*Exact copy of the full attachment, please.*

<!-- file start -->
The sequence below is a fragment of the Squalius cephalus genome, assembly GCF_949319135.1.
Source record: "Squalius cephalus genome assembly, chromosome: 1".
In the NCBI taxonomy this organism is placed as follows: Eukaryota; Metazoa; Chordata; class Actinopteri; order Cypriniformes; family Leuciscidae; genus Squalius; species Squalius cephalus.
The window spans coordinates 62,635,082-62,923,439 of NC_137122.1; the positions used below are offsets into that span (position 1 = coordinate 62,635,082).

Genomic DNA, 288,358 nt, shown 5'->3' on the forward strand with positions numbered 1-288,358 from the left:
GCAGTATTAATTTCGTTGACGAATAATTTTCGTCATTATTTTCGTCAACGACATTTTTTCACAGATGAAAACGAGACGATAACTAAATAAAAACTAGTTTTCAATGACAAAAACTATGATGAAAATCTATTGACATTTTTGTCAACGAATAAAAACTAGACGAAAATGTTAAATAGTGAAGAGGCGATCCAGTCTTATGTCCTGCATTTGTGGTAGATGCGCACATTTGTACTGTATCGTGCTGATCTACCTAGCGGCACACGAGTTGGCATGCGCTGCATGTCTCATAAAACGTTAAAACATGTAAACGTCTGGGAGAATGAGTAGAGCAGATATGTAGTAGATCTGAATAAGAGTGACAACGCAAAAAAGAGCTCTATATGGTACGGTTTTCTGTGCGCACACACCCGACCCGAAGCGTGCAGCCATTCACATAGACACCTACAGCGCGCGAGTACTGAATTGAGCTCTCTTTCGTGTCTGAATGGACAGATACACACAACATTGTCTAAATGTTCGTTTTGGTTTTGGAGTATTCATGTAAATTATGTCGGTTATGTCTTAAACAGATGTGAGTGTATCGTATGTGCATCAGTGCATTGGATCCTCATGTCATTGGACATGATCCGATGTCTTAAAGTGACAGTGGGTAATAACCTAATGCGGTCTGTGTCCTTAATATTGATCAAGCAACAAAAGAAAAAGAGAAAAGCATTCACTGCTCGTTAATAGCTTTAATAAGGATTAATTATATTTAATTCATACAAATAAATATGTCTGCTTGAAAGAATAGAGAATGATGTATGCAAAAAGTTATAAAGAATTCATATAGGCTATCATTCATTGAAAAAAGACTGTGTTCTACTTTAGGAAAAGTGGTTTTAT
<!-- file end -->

The sequence below is a fragment of the Squalius cephalus genome, assembly GCF_949319135.1.
Source record: "Squalius cephalus genome assembly, chromosome: 1".
In the NCBI taxonomy this organism is placed as follows: Eukaryota; Metazoa; Chordata; class Actinopteri; order Cypriniformes; family Leuciscidae; genus Squalius; species Squalius cephalus.
The window spans coordinates 62,635,082-62,923,439 of NC_137122.1; the positions used below are offsets into that span (position 1 = coordinate 62,635,082).

Genomic DNA, 288,358 nt, shown 5'->3' on the forward strand with positions numbered 1-288,358 from the left:
GCAGTATTAATTTCGTTGACGAATAATTTTCGTCATTATTTTCGTCAACGACATTTTTTCACAGATGAAAACGAGACGATAACTAAATAAAAACTAGTTTTCAATGACAAAAACTATGATGAAAATCTATTGACATTTTTGTCAACGAATAAAAACTAGACGAAAATGTTAAATAGTGAAGAGGCGATCCAGTCTTATGTCCTGCATTTGTGGTAGATGCGCACATTTGTACTGTATCGTGCTGATCTACCTAGCGGCACACGAGTTGGCATGCGCTGCATGTCTCATAAAACGTTAAAACATGTAAACGTCTGGGAGAATGAGTAGAGCAGATATGTAGTAGATCTGAATAAGAGTGACAACGCAAAAAAGAGCTCTATATGGTACGGTTTTCTGTGCGCACACACCCGACCCGAAGCGTGCAGCCATTCACATAGACACCTACAGCGCGCGAGTACTGAATTGAGCTCTCTTTCGTGTCTGAATGGACAGATACACACAACATTGTCTAAATGTTCGTTTTGGTTTTGGAGTATTCATGTAAATTATGTCGGTTATGTCTTAAACAGATGTGAGTGTATCGTATGTGCATCAGTGCATTGGATCCTCATGTCATTGGACATGATCCGATGTCTTAAAGTGACAGTGGGTAATAACCTAATGCGGTCTGTGTCCTTAATATTGATCAAGCAACAAAAGAAAAAGAGAAAAGCATTCACTGCTCGTTAATAGCTTTAATAAGGATTAATTATATTTAATTCATACAAATAAATATGTCTGCTTGAAAGAATAGAGAATGATGTATGCAAAAAGTTATAAAGAATTCATATAGGCTATCATTCATTGAAAAAAGACTGTGTTCTACTTTAGGAAAAGTGGTTTTAT